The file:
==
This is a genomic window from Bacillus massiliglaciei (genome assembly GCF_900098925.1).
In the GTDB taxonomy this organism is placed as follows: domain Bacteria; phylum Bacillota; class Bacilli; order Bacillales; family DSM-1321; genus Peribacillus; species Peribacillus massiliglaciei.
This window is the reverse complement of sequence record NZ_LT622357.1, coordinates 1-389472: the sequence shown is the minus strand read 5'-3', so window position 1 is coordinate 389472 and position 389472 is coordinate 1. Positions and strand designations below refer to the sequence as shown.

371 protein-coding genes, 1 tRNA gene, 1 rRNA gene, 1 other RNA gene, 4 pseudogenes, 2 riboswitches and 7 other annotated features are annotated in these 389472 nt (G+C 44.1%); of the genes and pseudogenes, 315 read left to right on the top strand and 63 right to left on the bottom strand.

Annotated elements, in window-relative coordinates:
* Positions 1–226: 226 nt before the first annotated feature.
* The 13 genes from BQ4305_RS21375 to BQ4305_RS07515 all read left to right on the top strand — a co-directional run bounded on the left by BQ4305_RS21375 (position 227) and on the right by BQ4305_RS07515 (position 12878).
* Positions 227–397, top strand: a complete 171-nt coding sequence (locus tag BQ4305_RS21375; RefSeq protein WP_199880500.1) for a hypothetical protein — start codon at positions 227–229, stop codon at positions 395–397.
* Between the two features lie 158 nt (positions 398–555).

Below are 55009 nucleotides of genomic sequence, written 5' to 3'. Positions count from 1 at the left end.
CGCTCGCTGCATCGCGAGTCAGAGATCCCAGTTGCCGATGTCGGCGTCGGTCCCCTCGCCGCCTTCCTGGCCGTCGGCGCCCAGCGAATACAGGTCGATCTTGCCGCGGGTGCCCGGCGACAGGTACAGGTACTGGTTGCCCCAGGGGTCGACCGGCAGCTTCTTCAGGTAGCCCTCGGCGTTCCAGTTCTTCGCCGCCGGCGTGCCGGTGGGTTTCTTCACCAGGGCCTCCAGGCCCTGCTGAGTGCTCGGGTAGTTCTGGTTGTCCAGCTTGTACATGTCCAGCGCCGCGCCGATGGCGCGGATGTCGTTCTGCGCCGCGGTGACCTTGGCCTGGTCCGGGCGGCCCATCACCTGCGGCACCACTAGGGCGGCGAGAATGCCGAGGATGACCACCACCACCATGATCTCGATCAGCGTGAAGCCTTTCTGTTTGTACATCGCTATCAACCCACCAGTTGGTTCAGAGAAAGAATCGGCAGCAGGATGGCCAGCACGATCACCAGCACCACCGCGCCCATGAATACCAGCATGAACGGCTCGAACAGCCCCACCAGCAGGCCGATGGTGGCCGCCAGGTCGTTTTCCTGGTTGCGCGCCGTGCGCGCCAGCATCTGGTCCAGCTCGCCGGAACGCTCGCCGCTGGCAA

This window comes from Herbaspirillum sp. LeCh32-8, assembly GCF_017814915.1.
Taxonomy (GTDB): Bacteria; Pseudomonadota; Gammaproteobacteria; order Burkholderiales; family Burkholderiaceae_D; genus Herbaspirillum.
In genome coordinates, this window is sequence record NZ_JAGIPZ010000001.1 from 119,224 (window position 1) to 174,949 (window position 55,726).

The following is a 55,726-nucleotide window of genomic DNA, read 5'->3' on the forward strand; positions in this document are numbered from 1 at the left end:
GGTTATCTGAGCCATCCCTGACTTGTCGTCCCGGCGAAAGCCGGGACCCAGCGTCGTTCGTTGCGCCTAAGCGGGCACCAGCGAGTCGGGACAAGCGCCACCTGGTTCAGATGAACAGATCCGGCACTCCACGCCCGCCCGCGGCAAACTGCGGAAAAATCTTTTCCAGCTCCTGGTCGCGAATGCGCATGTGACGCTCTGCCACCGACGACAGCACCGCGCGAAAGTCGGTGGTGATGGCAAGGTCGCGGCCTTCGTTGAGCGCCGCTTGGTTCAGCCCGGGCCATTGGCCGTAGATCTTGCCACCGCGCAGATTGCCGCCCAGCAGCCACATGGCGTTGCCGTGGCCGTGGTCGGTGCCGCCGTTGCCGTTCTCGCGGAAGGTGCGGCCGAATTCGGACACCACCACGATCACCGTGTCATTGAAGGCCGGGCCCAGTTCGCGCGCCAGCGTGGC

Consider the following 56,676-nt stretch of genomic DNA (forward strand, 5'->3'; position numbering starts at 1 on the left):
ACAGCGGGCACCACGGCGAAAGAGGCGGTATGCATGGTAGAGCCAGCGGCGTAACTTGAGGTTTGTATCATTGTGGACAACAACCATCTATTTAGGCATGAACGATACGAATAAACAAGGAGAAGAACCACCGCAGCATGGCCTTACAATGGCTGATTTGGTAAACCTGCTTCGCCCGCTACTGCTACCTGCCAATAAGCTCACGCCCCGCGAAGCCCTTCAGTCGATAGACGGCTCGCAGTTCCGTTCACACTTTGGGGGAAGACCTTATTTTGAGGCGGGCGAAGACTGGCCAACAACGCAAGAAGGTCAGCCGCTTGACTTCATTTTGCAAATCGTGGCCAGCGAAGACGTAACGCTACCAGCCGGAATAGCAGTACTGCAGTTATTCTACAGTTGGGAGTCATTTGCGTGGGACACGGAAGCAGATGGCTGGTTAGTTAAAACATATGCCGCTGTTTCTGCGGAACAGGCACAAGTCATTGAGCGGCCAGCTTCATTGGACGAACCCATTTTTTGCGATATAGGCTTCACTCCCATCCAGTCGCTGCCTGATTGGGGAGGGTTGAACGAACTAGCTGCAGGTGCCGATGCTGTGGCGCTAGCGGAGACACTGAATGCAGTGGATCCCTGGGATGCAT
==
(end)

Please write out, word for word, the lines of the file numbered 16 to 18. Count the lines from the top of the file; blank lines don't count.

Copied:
GGTTATCTGAGCCATCCCTGACTTGTCGTCCCGGCGAAAGCCGGGACCCAGCGTCGTTCGTTGCGCCTAAGCGGGCACCAGCGAGTCGGGACAAGCGCCACCTGGTTCAGATGAACAGATCCGGCACTCCACGCCCGCCCGCGGCAAACTGCGGAAAAATCTTTTCCAGCTCCTGGTCGCGAATGCGCATGTGACGCTCTGCCACCGACGACAGCACCGCGCGAAAGTCGGTGGTGATGGCAAGGTCGCGGCCTTCGTTGAGCGCCGCTTGGTTCAGCCCGGGCCATTGGCCGTAGATCTTGCCACCGCGCAGATTGCCGCCCAGCAGCCACATGGCGTTGCCGTGGCCGTGGTCGGTGCCGCCGTTGCCGTTCTCGCGGAAGGTGCGGCCGAATTCGGACACCACCACGATCACCGTGTCATTGAAGGCCGGGCCCAGTTCGCGCGCCAGCGTGGC

Consider the following 56,676-nt stretch of genomic DNA (forward strand, 5'->3'; position numbering starts at 1 on the left):
ACAGCGGGCACCACGGCGAAAGAGGCGGTATGCATGGTAGAGCCAGCGGCGTAACTTGAGGTTTGTATCATTGTGGACAACAACCATCTATTTAGGCATGAACGATACGAATAAACAAGGAGAAGAACCACCGCAGCATGGCCTTACAATGGCTGATTTGGTAAACCTGCTTCGCCCGCTACTGCTACCTGCCAATAAGCTCACGCCCCGCGAAGCCCTTCAGTCGATAGACGGCTCGCAGTTCCGTTCACACTTTGGGGGAAGACCTTATTTTGAGGCGGGCGAAGACTGGCCAACAACGCAAGAAGGTCAGCCGCTTGACTTCATTTTGCAAATCGTGGCCAGCGAAGACGTAACGCTACCAGCCGGAATAGCAGTACTGCAGTTATTCTACAGTTGGGAGTCATTTGCGTGGGACACGGAAGCAGATGGCTGGTTAGTTAAAACATATGCCGCTGTTTCTGCGGAACAGGCACAAGTCATTGAGCGGCCAGCTTCATTGGACGAACCCATTTTTTGCGATATAGGCTTCACTCCCATCCAGTCGCTGCCTGATTGGGGAGGGTTGAACGAACTAGCTGCAGGTGCCGATGCTGTGGCGCTAGCGGAGACACTGAATGCAGTGGATCCCTGGGATGCAT